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the perpetual motion machine

20 july 2019

I can't remember now why I put Paul Scheerbart's Perpetual Motion Machine on my to-read list. I think I saw the cover in a bookstore and vaguely gleaned that the book was an essay on the cultural history of perpetual motion. Of course when I eventually got hold of the book I was wrong. Scheerbart's "story of an invention" is the tale of how the poet, late in the first decade of the 1900s, designed and supposedly went about patenting the title device.

Which of course cannot exist. The law of the conservation of energy prohibits it, but Scheerbart had little time for "this archmodern 'legislation'," as he termed it (3). Millwheels revolve as long as water flows downstream through them. Why shouldn't the Earth's gravity exert a similar force on a contraption of cogwheels and weights?

Scheerbart reports drawing up 26 designs for his "weight-driven" machine, actually gathering some hardware and attempting to build some of them. He also reports being hopeless at practical mechanics, and failing utterly every time. But he could find nothing theoretically wrong with his designs, or at least he reports the capacity to pick himself up after a failure and critically-think his way toward a more perfect device.

Even the first stab at the Perpetuum Mobile is unfollowable on the face of it. Scheerbart reports conceiving of a spokeless wheel, large enough to accommodate a carriage that people could ride in. Hang the wheel on a bar and balance it with some interlocking wheels on top. Now, if you hang a weight off one end of the thing, it will roll forward, but the weight will never touch the ground, because one of the top wheels will keep pulling it back up. If you are trying to visualize that … well, even a diagram won't help, because the whole thing is self-contradictory, a visual paradox like those of M.C. Escher:

I keep saying "Scheerbart reports," because as the tale unfolds, you can barely believe that anyone would take the project seriously enough even to admit they'd tried a single version of it, let alone 26. Surely the whole book must be a joke – but if it is, Scheerbart never drops the façade of earnestness. His persona resolutely refuses to believe that the dogmas of physics can constrain the imagination.

Like most of us, Scheerbart spends a lot more time thinking about the consequences of his project than he does executing it. His excitement about the pros and cons of perpetual motion is as engaging as his narrative of himself as inventor manqué. Of course, as soon as his machines see daylight, people will stop working and let the machines (which will run themselves) transform the planet and provide endless plenty. Unfortunately, the "perpets" will also make war infinitely more hideous, as well as destroying the world economy as we know it. They will make Scheerbart an inconceivably rich man, and also a hounded pariah. But along the way there will be all sorts of fringe benefits:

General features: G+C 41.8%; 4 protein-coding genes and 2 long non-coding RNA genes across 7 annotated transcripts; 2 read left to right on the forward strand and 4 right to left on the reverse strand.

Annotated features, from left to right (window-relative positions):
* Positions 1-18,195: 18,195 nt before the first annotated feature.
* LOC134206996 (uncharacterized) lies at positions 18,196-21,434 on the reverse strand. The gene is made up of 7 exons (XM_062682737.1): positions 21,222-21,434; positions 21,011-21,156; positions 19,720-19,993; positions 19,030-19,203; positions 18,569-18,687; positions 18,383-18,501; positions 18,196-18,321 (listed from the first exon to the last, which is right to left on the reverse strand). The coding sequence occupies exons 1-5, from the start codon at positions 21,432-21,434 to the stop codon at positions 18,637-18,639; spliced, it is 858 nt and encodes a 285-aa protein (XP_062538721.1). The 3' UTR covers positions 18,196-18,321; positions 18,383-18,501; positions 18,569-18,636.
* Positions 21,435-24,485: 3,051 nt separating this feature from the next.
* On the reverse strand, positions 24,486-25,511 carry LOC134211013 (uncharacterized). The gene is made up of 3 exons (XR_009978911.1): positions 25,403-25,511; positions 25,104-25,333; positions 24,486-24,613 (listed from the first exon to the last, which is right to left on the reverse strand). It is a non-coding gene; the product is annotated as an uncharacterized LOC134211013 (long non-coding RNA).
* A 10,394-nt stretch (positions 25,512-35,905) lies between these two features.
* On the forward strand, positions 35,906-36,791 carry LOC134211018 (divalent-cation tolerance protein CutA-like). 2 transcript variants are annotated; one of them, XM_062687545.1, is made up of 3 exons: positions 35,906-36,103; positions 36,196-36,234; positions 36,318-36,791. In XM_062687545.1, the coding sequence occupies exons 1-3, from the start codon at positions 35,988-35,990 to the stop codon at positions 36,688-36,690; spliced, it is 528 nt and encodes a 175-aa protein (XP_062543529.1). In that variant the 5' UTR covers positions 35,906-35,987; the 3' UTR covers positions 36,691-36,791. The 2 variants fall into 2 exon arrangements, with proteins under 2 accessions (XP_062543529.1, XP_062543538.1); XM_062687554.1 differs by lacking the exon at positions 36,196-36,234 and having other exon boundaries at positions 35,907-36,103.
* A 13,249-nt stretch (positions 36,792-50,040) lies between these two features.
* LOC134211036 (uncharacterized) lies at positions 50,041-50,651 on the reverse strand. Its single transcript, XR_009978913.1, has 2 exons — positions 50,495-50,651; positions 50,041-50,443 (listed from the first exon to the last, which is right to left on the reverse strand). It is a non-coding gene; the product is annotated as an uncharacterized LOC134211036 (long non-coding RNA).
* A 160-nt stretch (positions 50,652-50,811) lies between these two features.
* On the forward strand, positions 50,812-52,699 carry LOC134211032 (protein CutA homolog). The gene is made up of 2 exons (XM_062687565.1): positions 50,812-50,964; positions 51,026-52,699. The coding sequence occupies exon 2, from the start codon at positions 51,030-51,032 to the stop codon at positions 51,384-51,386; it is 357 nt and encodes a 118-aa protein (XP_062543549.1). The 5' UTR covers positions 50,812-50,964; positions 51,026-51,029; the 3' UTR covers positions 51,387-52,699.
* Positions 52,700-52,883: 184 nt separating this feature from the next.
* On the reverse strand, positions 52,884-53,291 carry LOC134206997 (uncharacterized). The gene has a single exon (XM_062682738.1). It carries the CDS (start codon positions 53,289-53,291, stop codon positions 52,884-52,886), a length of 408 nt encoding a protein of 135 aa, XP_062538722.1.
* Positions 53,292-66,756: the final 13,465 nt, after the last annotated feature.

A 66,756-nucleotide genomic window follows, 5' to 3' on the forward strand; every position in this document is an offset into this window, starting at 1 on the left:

I believe that eventually it will be possible to manufacture wafers that provide all our nutrients in concentrated form. … It's always been deplorable that we can't just derive our sustenance from the air. (59)
But with perpetual motion, why not? It seems like this one engineering solution will in turn solve all the others by itself.

Scheerbart derides himself, at times, as a dilettante. He realizes that he would much rather think about the splash his machine will make (and in the process of that thinking, prefigure much of later science fiction) than actually assemble anything. But thinking about things is a decadent and belated activity:

Ludwig II, who had to sail around his artificial lake wearing a costume from Lohengrin—in order to fully experience the feeling of the opera—always seemed frightful to me. (16)
But since he can't be Wagner (in the matter of perpetual motion, nobody could), Scheerbart heads directly toward the condition of mad King Ludwig, the most frightful condition he can think of.

The Perpetual Motion Machine is of course both a diary of madness and a novella in the form of a diary of madness, and it hardly makes sense to ask what parts are fictional and what parts experienced. Scheerbart immerses you in his persona, a self-creation who is to mechanical engineering what Tim Burton's Ed Wood was to movie directing. His book, slim to start with (and copiously illustrated) flies past, and startles as it delights.

Scheerbart, Paul. The Perpetual Motion Machine: The story of an invention. [Das Perpetuum Mobile, 1910.] Translated by Andrew Joron. Cambridge, MA: Wakefield, 2011.